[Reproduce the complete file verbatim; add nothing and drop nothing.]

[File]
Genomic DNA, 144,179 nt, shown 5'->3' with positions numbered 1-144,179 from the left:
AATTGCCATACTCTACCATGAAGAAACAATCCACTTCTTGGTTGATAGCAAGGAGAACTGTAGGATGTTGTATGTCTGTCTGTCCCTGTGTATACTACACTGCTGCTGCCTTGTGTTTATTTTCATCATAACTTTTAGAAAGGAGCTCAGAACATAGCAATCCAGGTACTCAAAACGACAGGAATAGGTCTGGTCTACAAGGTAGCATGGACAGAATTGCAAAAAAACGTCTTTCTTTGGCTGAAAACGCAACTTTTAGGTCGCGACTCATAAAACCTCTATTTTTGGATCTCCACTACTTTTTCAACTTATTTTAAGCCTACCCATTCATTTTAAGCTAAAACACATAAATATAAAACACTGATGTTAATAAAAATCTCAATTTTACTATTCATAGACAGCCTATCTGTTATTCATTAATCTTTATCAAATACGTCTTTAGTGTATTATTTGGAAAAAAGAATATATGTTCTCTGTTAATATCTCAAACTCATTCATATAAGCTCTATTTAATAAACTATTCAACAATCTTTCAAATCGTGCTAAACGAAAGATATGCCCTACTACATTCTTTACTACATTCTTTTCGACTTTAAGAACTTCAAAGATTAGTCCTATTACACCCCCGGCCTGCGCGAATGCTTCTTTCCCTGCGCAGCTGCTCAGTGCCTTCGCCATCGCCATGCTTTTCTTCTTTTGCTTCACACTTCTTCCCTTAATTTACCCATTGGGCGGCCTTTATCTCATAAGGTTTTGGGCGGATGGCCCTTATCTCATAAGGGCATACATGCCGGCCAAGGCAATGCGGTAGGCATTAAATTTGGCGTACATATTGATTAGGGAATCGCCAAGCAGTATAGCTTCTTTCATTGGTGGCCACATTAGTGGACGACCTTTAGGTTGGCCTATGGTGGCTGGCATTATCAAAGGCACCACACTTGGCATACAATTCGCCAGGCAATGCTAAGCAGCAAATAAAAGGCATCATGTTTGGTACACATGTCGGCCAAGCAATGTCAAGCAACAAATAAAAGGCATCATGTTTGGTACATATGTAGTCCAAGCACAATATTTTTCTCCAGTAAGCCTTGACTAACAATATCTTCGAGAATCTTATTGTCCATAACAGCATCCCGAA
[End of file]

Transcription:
Genomic DNA, 144,179 nt, shown 5'->3' with positions numbered 1-144,179 from the left:
AATTGCCATACTCTACCATGAAGAAACAATCCACTTCTTGGTTGATAGCAAGGAGAACTGTAGGATGTTGTATGTCTGTCTGTCCCTGTGTATACTACACTGCTGCTGCCTTGTGTTTATTTTCATCATAACTTTTAGAAAGGAGCTCAGAACATAGCAATCCAGGTACTCAAAACGACAGGAATAGGTCTGGTCTACAAGGTAGCATGGACAGAATTGCAAAAAAACGTCTTTCTTTGGCTGAAAACGCAACTTTTAGGTCGCGACTCATAAAACCTCTATTTTTGGATCTCCACTACTTTTTCAACTTATTTTAAGCCTACCCATTCATTTTAAGCTAAAACACATAAATATAAAACACTGATGTTAATAAAAATCTCAATTTTACTATTCATAGACAGCCTATCTGTTATTCATTAATCTTTATCAAATACGTCTTTAGTGTATTATTTGGAAAAAAGAATATATGTTCTCTGTTAATATCTCAAACTCATTCATATAAGCTCTATTTAATAAACTATTCAACAATCTTTCAAATCGTGCTAAACGAAAGATATGCCCTACTACATTCTTTACTACATTCTTTTCGACTTTAAGAACTTCAAAGATTAGTCCTATTACACCCCCGGCCTGCGCGAATGCTTCTTTCCCTGCGCAGCTGCTCAGTGCCTTCGCCATCGCCATGCTTTTCTTCTTTTGCTTCACACTTCTTCCCTTAATTTACCCATTGGGCGGCCTTTATCTCATAAGGTTTTGGGCGGATGGCCCTTATCTCATAAGGGCATACATGCCGGCCAAGGCAATGCGGTAGGCATTAAATTTGGCGTACATATTGATTAGGGAATCGCCAAGCAGTATAGCTTCTTTCATTGGTGGCCACATTAGTGGACGACCTTTAGGTTGGCCTATGGTGGCTGGCATTATCAAAGGCACCACACTTGGCATACAATTCGCCAGGCAATGCTAAGCAGCAAATAAAAGGCATCATGTTTGGTACACATGTCGGCCAAGCAATGTCAAGCAACAAATAAAAGGCATCATGTTTGGTACATATGTAGTCCAAGCACAATATTTTTCTCCAGTAAGCCTTGACTAACAATATCTTCGAGAATCTTATTGTCCATAACAGCATCCCGAA